Thursday, April 05, 2007

remembrances of things ahead

Doesn't feel real.
I know about the transit sickness. I was ready for the heat and the cold, the constant rain dripping through the trees, the billions of strange microorganisms in the air, the water, the food, the smell of the air, the headaches, everything... except this feeling of deadly lethargy.

Psi warfare is murder on your head, but I'm starting to think... spiritually.

After the last recon, I got out, stumbled into the trees, and just fell into the damp grass and mud. And I'm just lying here now. Wishing my body deeper into the mud, slowly settling in, until it closes over my head, blocking out light, air, life.
Blocking out the tachyon static.
Blocking out the voice in my head that's all the more terrible for being my own, blocking out the deja vu.

I used to laugh at the old time-travel movies at first, until I stopped because I could hear hysteria after a point. They had it so easy... They though you are something separate, standing outside Time, learning from your past and changing your decisions.
They didn't know memory can't make the trip, did they? The first experiments were horrible failures, with the intrepid time-explorer arriving bristling with gear, prepared for any possibility, and his mind the mind of an infant, a foetus.
Blank, brain-dead idiots. Most died.

It works now... in a way. Dunno if it's worth it, though...
I was born with a genetically engineered mutation that lets my midbrain detect positive-energy tachyonic radiation. Tachyons exist in pairs; and sending a negative-energy one back will simultaeously create a forward-energy one coming ahead. And my midbrain can feel them, and after nearly twenty years of training, implants, and force-feeding on identification and translation algorithms, I can understand them. They come through as memory.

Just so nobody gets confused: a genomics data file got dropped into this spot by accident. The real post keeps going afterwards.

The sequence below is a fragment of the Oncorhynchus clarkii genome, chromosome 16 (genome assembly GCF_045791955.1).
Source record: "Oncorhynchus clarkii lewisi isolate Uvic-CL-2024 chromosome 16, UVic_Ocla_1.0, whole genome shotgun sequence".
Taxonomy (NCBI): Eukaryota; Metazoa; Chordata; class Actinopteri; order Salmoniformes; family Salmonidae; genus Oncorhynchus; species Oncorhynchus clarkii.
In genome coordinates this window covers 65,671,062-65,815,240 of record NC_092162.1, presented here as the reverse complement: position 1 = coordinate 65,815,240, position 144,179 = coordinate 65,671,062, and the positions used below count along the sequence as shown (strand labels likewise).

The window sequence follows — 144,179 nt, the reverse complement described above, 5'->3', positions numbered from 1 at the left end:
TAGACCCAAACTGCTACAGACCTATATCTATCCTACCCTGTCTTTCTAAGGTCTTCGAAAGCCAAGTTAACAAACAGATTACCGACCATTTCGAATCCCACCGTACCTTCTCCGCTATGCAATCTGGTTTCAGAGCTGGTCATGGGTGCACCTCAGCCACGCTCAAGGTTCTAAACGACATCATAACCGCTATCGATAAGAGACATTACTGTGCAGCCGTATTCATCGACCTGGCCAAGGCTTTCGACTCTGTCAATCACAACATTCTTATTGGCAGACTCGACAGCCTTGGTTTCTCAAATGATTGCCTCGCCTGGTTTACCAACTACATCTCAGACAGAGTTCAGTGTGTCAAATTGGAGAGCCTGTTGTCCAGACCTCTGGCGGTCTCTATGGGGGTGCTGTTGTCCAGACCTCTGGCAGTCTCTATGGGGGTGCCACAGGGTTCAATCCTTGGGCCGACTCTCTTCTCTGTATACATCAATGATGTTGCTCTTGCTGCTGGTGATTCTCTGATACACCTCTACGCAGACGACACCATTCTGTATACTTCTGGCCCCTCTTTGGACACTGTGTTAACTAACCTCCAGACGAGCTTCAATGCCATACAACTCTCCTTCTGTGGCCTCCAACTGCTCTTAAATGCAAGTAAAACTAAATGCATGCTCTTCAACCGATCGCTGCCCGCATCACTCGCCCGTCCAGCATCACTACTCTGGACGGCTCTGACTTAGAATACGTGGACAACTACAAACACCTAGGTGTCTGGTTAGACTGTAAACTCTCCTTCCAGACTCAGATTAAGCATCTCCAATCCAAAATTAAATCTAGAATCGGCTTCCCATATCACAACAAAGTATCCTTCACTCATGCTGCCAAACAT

So... I can remember what I'm going to be doing in the past, from my remembering that remembrance from the future.

Rolls off the tongue, doesn't it?

If trying to visualize this knots your thought process into a mobius strip, imagine how I feel. I have to actually do it. And do it fast enough, and well enough, to keep me alive when the bielek are doing their best spread me and my crew all over the sky or ground.
The crew. They're the ones that have it easy. They come in blank and get reprogrammed, born again. All they need to do is sense and move their weapons, their machines.
They don't need to remember. This is their world.
Me? I'm trying to live three lives... What I have, what I had, and, hopefully, if I do my job right, what I will have.
Enough with this shit. My headache's bad enough on it's own.

Sarkar is still catatonic, and it's been nearly three hours. Idiot. When you esp-guide a missile, you become the missile. You need to pull back into your own head before impact. As far as his mind is concerned... he's still a gradually expanding cloud of smoke and metal fragments a couple of thousand feet up. His body's being here in one piece is irrelevant.


We took the boat through the jungle... there are no roads, but don't let that stop you... the sooner you understand your territory, the better your chances of making it back in one piece. If you're really lucky, still more or less sane.

It's full monsoon, and we can barely tell night from day. It's always a wet gray twilight, with jungle noises and the steady hiss and drip of rain. You can nearly forget where you are, when you are... but deja vu is always there, a fishhook caught in my head, reminding me always of the war spread out over the planet, across most of the millenium.

I wonder what the current inhabitants make of us? We must be their gods and demons by now, present through time immemorial, always at war... I might find a century old-temple today where there'll be a frieze or sculpture depicting the the battle I'm going to fight tomorrow, a hundred years ago.
History isn't what it used to be anymore.